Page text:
Record Bulletin

Phantogram – “Three” Review

phantogram-threePHANTOGRAM – Three (Universal): This third outing might edge Yankee electropop duo Josh Carter and Sarah Barthel closer toward the periphery of the mainstream, but it’s also an album that does not suffer from fatigue, that knows exactly how long it should run, that has distinct songs. Their 2010 debut, Eyelid Movies, saw a band blindly chiseling at a lump of electronica from which they were trying to build a sound, with several songs coming off as lesser incarnations of the two standouts, “Mouthful of Diamonds” and “Futuristic Casket.” On Three, they make no attempt to pay homage to the underground that birthed them outside the opening “Funeral Pyre,” going instead for the schlock pop throat: the sleek and sexy love-drug trip of “You Don’t Get Me High Anymore” (which bears more than a passing resemblance to “Myxomatosis”), the regal, crescendoing and stuttering strings of “Barking Dog,” the chopped and looped vocal samples on “Cruel World,” the glitchy, warbled piano stumble of “Answer.” Barthel’s voice has evolved from the delicate, high-pitched, and almost timid whisperer on Eyelid Movies to a controlled but confident pop vet. Apparently recorded amid the sour news of Barthel’s sister’s passing, the album does have its fair share of dark and death songs, but Phantogram’s strategy is to keep the beat going: “Shake, you know you wanna shake, keep goin’ now.” Admittedly that one’s about coke-addled prostitutes, but still. B PLUS (***)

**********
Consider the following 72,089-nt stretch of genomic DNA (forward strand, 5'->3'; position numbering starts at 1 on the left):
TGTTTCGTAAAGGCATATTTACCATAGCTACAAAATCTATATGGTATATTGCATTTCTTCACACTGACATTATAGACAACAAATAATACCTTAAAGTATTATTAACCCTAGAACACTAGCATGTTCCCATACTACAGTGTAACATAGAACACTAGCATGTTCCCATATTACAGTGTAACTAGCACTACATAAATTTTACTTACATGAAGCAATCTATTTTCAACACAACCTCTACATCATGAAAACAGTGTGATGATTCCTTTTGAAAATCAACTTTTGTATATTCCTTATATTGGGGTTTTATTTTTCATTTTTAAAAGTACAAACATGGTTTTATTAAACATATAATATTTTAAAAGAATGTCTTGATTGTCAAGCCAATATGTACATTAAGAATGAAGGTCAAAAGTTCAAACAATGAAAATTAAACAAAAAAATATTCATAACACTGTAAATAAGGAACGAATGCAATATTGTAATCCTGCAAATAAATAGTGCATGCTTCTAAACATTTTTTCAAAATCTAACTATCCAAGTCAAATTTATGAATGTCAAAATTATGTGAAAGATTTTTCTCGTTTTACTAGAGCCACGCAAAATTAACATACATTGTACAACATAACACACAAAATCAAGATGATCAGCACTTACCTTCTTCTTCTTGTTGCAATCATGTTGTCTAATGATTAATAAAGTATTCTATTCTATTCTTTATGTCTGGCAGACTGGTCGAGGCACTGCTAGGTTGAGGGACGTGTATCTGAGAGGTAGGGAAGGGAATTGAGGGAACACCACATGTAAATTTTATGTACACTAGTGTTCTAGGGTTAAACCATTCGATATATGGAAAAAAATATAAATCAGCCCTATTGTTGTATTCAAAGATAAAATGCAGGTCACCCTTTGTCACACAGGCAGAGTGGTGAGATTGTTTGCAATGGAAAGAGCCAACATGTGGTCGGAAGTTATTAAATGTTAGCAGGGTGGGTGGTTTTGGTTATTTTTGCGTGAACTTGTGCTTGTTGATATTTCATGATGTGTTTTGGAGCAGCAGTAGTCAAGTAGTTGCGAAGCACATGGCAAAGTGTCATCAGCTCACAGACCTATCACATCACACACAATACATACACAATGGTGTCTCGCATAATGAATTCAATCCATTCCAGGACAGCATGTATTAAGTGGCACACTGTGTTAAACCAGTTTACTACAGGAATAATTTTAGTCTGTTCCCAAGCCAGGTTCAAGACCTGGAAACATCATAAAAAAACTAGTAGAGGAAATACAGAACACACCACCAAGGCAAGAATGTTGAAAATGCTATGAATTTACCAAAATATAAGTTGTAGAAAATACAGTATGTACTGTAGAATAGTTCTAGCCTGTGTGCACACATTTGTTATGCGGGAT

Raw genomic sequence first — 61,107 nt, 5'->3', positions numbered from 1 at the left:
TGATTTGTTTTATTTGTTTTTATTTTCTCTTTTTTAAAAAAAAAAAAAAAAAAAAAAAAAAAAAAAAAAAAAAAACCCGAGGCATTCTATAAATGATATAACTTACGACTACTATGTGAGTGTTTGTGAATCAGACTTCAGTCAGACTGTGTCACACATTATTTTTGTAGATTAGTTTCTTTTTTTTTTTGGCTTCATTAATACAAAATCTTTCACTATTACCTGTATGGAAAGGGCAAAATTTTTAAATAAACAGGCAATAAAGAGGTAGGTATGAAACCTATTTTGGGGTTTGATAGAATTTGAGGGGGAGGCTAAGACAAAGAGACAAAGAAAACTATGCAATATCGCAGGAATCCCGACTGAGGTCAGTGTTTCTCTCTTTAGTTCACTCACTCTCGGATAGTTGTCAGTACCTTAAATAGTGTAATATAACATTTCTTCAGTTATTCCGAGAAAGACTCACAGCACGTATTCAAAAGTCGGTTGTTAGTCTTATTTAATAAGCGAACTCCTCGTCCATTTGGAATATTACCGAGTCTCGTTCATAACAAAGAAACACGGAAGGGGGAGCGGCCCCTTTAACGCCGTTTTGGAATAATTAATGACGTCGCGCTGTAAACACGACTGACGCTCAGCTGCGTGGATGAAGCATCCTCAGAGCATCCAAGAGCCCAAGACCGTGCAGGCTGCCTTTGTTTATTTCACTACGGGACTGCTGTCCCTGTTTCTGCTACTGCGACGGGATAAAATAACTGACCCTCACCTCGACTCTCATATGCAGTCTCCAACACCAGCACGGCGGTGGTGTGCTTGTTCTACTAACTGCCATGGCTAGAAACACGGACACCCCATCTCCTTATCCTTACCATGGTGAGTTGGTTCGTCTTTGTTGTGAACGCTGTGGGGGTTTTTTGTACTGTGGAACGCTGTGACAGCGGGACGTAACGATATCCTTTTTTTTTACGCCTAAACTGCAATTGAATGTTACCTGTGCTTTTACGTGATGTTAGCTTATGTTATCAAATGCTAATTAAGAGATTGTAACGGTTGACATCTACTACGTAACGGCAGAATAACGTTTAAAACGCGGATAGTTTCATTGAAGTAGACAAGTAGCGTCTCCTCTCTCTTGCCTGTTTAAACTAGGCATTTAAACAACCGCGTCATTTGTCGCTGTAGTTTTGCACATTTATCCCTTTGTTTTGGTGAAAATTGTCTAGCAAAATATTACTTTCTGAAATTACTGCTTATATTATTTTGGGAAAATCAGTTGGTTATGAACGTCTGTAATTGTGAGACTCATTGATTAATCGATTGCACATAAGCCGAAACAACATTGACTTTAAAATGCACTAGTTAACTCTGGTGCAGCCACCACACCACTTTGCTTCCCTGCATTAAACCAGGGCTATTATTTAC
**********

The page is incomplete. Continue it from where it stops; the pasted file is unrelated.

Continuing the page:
Phantogram – Voices (Republic ’14): B PLUS (*)


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